Happy Patriots Day.
Happy Marathon Monday.
Because it's a holiday, I'm running a letter that's urgent -- but similar to another letter that we dealt with last year.
Be kind. Stay hydrated.
Q: Dear Meredith,
I have an awkward issue that until recently I was never embarrassed to admit. I'll be turning 28 in a few months and I've never been in a serious relationship and am still a virgin. For some vague background: I had some serious life issues in high school and a social life was the last thing on my mind. By the time I got to college, I was just trying to calm down and relax, and was more interested in friendship and my schoolwork. After college, there was more turbulence in my life and when everything finally straightened out, the last thing I wanted to do was enter a relationship. I went through some rough years and I admit I had some trust issues because of it.
My life has finally been on a good path for the past year or so, and I figured it was time to explore that unknown territory of dating. Going on dates isn't my problem. The problem is letting anything progress into a relationship or having sex. To be honest, I never thought I should be ashamed of my lack of experience, but I know people can be cruel about it. People tend to either laugh in disbelief and pity, think I'm joking, or wonder what's wrong with me. And I know that you're supposed to go through the awkward learning stages of dating and sex in high school and college. I'm pretty sure men my age won't find it charming to have to take on the responsibility of teaching me about sex and dating. I've found that they're usually looking for someone who has it all together.
So, I need some advice on what to do. Am I worrying too much about this? Is my problem weird? How do I go about admitting to someone that I'm almost 30 and completely new at this?
– New at this, Boston
A: First of all, no one has it all together. Second, you have life experience that others don't have. While your peers were dating and having sex, you were learning how to get through tough times on your own. That makes you experienced. Just in a different way.
We learn from every relationship, which means that when you start dating someone new, you'll have plenty to teach.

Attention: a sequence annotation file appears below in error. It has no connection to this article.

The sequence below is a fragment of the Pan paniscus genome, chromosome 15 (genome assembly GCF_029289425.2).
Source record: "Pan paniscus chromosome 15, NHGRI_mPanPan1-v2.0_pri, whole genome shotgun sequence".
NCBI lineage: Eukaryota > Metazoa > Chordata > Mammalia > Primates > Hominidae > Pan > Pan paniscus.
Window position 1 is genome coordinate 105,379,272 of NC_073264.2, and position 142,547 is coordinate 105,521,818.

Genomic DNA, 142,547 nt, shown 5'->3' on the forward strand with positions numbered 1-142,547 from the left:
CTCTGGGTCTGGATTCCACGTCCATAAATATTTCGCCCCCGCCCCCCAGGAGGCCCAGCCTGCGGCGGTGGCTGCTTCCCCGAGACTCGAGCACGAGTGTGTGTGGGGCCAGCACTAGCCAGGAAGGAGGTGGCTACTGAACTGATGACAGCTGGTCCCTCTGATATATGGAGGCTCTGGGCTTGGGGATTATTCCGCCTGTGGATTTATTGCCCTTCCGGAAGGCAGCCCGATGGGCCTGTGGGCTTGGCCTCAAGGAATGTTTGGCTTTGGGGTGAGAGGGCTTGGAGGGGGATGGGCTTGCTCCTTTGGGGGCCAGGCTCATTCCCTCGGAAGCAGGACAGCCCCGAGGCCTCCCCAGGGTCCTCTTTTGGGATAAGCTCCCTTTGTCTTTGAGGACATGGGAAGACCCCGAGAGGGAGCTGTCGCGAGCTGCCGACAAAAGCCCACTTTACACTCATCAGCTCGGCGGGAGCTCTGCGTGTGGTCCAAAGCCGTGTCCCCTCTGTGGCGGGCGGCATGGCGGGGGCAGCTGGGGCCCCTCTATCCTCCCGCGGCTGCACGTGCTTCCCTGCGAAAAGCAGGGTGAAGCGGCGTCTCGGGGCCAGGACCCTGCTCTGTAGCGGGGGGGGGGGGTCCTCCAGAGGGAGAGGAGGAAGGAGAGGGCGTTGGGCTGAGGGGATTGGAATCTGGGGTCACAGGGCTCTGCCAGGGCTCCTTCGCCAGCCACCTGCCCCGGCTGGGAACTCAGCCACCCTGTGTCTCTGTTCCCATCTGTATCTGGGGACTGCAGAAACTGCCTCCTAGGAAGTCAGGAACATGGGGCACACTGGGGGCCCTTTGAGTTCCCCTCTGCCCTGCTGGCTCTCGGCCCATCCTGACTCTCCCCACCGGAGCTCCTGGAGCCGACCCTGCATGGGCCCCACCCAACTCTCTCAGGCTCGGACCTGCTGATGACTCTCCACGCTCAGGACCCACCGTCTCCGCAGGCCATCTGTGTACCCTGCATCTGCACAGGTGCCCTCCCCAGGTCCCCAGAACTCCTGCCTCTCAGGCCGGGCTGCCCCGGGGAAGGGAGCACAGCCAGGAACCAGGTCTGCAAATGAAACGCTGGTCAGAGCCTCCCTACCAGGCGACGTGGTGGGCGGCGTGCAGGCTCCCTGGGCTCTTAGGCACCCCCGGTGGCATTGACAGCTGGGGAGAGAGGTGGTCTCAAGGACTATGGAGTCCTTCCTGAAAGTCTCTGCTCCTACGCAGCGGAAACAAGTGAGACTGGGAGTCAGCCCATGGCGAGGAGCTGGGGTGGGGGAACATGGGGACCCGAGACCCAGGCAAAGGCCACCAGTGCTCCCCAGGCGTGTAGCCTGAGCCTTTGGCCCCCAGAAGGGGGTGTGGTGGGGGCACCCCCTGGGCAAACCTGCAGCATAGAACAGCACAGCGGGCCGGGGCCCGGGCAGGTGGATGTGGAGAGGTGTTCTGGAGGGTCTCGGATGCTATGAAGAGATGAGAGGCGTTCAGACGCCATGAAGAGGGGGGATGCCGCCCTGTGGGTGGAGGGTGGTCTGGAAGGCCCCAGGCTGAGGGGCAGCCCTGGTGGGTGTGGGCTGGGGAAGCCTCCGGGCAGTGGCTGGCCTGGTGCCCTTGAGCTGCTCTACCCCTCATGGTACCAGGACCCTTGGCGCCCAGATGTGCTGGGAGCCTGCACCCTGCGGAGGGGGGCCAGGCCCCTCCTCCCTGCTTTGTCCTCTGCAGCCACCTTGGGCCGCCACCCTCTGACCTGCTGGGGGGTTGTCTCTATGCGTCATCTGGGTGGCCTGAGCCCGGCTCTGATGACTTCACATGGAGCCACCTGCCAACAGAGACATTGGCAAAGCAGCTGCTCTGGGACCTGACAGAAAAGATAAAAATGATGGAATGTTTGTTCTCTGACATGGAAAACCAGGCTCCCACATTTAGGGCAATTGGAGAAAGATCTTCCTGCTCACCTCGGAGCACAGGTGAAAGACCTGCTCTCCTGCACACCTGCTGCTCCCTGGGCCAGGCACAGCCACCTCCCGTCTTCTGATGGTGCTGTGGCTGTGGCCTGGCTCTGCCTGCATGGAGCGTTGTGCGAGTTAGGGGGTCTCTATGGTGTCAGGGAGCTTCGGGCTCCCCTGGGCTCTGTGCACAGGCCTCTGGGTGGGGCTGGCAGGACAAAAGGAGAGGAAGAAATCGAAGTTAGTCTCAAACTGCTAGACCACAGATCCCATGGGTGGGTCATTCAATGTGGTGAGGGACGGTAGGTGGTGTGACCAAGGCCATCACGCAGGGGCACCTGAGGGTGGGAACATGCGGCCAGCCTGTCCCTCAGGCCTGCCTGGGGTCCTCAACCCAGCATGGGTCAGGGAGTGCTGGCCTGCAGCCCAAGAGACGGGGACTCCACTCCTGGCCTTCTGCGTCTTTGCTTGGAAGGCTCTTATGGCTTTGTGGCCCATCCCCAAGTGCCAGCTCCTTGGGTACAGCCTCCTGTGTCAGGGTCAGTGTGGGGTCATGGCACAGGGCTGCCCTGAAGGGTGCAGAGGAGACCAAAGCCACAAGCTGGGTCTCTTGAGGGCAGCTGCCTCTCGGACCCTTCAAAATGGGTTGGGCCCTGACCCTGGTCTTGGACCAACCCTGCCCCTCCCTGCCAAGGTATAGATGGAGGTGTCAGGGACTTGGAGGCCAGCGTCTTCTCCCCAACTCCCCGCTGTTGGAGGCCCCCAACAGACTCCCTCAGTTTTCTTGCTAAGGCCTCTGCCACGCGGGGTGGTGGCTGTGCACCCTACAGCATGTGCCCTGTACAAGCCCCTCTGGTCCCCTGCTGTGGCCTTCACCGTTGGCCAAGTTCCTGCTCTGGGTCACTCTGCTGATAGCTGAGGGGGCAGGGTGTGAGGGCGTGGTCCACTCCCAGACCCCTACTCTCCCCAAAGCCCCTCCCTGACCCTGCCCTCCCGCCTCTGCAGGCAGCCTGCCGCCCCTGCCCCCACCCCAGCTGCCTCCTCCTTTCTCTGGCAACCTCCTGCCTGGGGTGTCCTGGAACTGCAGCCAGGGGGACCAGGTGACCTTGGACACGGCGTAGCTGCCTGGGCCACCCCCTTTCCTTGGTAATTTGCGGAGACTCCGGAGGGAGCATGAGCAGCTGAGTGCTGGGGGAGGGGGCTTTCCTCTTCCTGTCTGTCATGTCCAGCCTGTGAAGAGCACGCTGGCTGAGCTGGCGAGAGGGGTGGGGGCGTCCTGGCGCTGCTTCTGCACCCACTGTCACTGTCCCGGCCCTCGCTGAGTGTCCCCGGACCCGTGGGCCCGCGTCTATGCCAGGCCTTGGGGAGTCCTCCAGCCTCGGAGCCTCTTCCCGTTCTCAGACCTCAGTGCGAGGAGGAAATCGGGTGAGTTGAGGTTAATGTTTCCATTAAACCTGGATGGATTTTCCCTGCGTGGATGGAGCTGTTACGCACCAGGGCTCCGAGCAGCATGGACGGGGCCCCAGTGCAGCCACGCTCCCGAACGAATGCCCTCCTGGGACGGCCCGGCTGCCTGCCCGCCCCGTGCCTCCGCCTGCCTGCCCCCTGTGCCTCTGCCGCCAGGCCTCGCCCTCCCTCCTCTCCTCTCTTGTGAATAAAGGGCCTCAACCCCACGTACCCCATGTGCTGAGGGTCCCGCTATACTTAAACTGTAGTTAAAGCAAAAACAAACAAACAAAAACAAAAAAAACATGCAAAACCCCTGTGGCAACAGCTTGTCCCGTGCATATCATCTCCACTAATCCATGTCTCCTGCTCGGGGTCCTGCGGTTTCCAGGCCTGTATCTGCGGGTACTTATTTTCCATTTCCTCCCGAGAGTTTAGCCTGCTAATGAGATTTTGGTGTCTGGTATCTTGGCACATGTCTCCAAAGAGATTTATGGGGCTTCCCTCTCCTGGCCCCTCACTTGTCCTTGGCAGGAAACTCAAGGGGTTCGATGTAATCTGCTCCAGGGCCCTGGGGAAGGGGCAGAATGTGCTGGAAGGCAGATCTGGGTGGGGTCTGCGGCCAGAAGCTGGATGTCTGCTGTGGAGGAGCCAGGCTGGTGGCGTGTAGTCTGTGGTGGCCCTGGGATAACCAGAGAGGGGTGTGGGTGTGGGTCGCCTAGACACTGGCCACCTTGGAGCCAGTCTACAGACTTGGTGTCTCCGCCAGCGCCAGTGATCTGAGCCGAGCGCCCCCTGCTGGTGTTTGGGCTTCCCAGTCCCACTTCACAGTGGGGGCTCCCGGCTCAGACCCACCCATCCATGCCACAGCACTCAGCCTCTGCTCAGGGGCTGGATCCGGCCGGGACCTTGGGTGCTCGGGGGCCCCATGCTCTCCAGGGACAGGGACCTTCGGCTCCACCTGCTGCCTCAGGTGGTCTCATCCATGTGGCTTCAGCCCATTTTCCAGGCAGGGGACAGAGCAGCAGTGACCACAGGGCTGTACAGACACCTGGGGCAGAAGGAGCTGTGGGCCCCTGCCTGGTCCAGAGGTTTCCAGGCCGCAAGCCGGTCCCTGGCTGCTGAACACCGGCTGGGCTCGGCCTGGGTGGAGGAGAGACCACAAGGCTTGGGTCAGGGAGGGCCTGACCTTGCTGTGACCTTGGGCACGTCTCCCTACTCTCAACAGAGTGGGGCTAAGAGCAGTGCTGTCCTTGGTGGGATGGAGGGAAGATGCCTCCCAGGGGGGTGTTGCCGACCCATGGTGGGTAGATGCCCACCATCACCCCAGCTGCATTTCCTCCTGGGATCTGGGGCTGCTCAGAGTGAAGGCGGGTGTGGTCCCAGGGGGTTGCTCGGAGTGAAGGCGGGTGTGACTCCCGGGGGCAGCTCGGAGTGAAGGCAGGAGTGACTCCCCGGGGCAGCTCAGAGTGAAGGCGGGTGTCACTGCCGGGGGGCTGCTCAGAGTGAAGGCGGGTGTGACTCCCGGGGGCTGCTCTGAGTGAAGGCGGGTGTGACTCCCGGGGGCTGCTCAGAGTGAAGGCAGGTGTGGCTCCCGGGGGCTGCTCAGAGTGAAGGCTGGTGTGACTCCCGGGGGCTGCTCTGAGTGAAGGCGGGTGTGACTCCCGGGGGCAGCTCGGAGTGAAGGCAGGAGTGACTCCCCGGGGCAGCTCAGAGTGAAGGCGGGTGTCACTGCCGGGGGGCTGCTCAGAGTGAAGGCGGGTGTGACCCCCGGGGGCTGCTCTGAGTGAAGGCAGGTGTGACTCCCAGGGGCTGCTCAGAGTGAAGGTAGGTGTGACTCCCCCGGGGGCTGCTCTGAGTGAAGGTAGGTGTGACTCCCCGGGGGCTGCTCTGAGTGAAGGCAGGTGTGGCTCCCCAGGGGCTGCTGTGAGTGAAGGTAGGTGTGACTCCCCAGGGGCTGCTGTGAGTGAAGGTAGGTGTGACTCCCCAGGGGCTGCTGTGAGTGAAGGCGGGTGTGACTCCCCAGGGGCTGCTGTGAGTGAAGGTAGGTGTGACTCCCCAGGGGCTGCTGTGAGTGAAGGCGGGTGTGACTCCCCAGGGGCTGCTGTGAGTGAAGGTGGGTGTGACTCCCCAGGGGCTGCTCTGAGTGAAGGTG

My advice is to get comfortable with your status in your own head and understand that even the most sexually experienced people fumble through new relationships. Ignore anyone who is cruel -- but if someone scoffs because they are surprised, give them a moment to recover and apologize.
Also, you don't have to volunteer this information until you're ready to disclose the other details about your past (those serious life issues). Something tells me that if you put your lack of experience in context, it won't be that much of a shock.
There's no right time to tell someone this stuff, but you should probably wait until you're having one of those lets-share-everything conversations. And when you're having that talk, make sure you ask him about his life. He'll have his own stories to tell and they might make you scoff in surprise.
Readers? When should she volunteer this? Is it a big deal? Are people really cruel about this stuff? Discuss.
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Meredith Goldstein is a Boston Globe columnist who follows relationship trends and entertainment. She offers daily advice on Love Letters — and welcomes your comments. Meredith is also the author of "The Singles," a novel about complicated relationships. Follow Meredith at www.meredithgoldstein.netand on Twitter. Love Letters can be found in the print edition of The Boston Globe every Saturday in the G section.